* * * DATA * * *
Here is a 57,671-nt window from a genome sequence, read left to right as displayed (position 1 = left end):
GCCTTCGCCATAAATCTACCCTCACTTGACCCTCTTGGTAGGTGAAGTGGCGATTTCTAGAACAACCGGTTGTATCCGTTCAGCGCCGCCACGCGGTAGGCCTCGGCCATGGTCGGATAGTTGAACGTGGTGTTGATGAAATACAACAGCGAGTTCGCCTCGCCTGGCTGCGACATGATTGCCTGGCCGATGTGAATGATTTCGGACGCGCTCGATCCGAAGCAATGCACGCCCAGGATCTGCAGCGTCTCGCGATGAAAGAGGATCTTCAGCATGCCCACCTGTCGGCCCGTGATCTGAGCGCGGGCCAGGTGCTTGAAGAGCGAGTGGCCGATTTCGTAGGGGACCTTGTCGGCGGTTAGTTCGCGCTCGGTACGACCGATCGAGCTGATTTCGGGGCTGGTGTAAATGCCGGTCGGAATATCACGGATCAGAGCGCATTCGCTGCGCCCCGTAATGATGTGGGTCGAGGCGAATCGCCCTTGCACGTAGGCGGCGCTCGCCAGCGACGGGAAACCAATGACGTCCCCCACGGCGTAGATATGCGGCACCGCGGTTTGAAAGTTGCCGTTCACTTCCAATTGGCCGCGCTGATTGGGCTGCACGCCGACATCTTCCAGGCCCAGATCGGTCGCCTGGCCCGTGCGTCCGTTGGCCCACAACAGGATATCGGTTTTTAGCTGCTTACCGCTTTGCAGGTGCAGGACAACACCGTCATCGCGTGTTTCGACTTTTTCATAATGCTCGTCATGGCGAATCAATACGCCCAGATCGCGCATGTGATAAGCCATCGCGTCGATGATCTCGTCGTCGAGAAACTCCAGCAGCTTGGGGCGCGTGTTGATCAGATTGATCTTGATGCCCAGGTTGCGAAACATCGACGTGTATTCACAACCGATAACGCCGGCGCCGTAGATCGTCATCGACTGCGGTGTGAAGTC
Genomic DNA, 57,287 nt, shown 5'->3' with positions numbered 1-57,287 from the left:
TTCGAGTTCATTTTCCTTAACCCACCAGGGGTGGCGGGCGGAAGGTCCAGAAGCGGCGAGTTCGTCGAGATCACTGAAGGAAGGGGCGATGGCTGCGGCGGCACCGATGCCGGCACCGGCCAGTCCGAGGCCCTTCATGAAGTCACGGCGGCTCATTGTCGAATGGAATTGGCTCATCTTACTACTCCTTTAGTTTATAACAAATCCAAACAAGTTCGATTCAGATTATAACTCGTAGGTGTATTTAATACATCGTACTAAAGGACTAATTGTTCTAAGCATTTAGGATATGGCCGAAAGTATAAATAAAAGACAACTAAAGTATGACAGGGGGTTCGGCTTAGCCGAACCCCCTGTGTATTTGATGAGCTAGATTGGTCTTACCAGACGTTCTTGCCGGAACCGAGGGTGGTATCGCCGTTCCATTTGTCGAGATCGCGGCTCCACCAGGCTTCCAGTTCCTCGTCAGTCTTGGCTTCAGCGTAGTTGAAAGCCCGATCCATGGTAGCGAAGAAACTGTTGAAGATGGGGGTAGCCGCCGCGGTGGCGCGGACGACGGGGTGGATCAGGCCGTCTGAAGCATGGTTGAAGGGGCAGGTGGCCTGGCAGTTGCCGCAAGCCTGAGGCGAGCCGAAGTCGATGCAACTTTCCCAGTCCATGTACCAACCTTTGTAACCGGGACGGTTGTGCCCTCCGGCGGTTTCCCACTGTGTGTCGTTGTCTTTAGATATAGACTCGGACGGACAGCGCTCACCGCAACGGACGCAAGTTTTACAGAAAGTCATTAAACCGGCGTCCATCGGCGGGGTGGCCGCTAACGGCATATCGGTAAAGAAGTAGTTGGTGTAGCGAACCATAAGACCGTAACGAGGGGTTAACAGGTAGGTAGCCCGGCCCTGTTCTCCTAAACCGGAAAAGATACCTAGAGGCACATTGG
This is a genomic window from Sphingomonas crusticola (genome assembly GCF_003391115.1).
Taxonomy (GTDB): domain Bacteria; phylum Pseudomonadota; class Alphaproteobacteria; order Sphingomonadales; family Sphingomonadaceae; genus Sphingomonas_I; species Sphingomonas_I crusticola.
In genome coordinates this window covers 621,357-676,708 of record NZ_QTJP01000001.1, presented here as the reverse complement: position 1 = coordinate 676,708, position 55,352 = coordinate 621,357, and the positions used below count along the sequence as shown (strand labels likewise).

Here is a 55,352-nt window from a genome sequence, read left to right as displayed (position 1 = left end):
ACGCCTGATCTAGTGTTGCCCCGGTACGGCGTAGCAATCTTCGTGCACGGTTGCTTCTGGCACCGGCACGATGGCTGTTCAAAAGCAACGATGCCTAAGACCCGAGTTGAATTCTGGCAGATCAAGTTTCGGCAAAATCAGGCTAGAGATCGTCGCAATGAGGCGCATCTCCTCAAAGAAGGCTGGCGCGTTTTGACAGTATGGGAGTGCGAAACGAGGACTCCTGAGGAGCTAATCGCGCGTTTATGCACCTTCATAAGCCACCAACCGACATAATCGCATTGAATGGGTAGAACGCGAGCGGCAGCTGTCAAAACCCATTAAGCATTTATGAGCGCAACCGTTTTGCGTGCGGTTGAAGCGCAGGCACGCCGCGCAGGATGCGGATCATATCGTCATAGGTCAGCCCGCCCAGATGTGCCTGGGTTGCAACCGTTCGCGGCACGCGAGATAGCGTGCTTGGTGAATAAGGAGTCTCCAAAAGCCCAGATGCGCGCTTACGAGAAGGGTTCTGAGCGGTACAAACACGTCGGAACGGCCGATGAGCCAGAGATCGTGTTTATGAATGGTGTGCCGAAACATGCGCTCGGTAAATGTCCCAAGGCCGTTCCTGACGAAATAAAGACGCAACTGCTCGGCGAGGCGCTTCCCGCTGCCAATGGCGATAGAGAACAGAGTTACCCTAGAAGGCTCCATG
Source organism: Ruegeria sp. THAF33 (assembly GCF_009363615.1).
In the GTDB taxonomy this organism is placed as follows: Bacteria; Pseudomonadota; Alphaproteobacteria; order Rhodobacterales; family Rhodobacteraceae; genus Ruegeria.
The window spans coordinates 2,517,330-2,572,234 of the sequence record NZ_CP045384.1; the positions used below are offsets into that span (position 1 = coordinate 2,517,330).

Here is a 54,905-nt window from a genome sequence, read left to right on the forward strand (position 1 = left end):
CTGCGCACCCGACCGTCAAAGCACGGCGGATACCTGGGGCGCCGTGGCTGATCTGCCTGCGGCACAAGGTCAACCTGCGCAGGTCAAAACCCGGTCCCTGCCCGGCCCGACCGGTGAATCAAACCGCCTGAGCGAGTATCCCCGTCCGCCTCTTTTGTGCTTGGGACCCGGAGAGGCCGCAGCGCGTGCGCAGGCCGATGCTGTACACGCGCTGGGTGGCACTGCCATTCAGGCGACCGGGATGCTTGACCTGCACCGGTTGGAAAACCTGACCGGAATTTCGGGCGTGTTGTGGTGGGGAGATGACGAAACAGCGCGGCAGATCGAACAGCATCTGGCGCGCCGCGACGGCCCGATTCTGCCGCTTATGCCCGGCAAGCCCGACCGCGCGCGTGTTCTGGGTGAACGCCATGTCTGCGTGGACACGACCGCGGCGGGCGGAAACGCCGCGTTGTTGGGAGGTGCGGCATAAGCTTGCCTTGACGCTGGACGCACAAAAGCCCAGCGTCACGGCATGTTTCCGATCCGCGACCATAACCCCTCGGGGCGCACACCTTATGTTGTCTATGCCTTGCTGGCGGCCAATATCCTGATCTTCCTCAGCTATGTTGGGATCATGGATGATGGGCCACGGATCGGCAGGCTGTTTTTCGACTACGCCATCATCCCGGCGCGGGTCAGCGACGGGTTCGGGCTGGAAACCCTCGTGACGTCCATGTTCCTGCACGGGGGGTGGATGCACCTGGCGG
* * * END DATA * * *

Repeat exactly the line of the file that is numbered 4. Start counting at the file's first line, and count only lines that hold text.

TTCGAGTTCATTTTCCTTAACCCACCAGGGGTGGCGGGCGGAAGGTCCAGAAGCGGCGAGTTCGTCGAGATCACTGAAGGAAGGGGCGATGGCTGCGGCGGCACCGATGCCGGCACCGGCCAGTCCGAGGCCCTTCATGAAGTCACGGCGGCTCATTGTCGAATGGAATTGGCTCATCTTACTACTCCTTTAGTTTATAACAAATCCAAACAAGTTCGATTCAGATTATAACTCGTAGGTGTATTTAATACATCGTACTAAAGGACTAATTGTTCTAAGCATTTAGGATATGGCCGAAAGTATAAATAAAAGACAACTAAAGTATGACAGGGGGTTCGGCTTAGCCGAACCCCCTGTGTATTTGATGAGCTAGATTGGTCTTACCAGACGTTCTTGCCGGAACCGAGGGTGGTATCGCCGTTCCATTTGTCGAGATCGCGGCTCCACCAGGCTTCCAGTTCCTCGTCAGTCTTGGCTTCAGCGTAGTTGAAAGCCCGATCCATGGTAGCGAAGAAACTGTTGAAGATGGGGGTAGCCGCCGCGGTGGCGCGGACGACGGGGTGGATCAGGCCGTCTGAAGCATGGTTGAAGGGGCAGGTGGCCTGGCAGTTGCCGCAAGCCTGAGGCGAGCCGAAGTCGATGCAACTTTCCCAGTCCATGTACCAACCTTTGTAACCGGGACGGTTGTGCCCTCCGGCGGTTTCCCACTGTGTGTCGTTGTCTTTAGATATAGACTCGGACGGACAGCGCTCACCGCAACGGACGCAAGTTTTACAGAAAGTCATTAAACCGGCGTCCATCGGCGGGGTGGCCGCTAACGGCATATCGGTAAAGAAGTAGTTGGTGTAGCGAACCATAAGACCGTAACGAGGGGTTAACAGGTAGGTAGCCCGGCCCTGTTCTCCTAAACCGGAAAAGATACCTAGAGGCACATTGG